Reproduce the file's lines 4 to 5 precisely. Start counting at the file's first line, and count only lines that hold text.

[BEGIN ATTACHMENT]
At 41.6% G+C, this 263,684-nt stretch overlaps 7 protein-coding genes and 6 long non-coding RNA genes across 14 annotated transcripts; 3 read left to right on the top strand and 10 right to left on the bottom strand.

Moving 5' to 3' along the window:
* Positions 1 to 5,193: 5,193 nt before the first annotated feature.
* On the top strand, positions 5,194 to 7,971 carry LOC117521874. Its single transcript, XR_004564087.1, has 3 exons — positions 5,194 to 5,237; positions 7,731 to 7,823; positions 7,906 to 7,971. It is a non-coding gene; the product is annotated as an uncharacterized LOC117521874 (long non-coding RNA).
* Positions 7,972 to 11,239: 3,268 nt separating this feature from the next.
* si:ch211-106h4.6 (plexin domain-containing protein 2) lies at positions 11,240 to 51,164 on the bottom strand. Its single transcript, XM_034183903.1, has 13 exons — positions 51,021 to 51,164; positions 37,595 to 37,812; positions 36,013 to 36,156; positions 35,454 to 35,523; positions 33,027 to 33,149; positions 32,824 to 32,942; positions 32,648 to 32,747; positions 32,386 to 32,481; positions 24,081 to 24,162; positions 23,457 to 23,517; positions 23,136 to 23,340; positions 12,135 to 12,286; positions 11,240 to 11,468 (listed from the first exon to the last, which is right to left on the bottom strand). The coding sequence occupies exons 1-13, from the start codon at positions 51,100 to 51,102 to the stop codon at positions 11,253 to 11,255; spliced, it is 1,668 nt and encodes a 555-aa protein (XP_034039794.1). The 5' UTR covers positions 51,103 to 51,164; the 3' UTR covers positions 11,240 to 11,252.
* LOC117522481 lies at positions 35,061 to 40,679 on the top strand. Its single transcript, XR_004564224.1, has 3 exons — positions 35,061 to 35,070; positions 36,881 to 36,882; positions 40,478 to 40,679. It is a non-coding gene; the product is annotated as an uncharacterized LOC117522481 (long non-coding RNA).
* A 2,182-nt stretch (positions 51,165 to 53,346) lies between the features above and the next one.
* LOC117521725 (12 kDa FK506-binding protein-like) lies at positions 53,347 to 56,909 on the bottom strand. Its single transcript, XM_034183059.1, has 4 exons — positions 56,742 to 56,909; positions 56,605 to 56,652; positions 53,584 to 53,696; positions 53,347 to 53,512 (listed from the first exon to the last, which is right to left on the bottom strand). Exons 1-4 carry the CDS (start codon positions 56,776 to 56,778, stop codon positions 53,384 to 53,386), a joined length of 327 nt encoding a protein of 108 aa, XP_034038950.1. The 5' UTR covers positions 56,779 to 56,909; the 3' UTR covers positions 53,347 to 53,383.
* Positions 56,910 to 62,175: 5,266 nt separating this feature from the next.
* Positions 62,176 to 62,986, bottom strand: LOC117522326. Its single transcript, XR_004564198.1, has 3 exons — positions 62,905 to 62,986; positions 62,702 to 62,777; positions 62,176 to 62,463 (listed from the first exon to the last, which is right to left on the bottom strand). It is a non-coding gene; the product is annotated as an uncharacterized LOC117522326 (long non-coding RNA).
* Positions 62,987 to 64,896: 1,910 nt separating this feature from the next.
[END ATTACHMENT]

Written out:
* On the top strand, positions 5,194 to 7,971 carry LOC117521874. Its single transcript, XR_004564087.1, has 3 exons — positions 5,194 to 5,237; positions 7,731 to 7,823; positions 7,906 to 7,971. It is a non-coding gene; the product is annotated as an uncharacterized LOC117521874 (long non-coding RNA).
* Positions 7,972 to 11,239: 3,268 nt separating this feature from the next.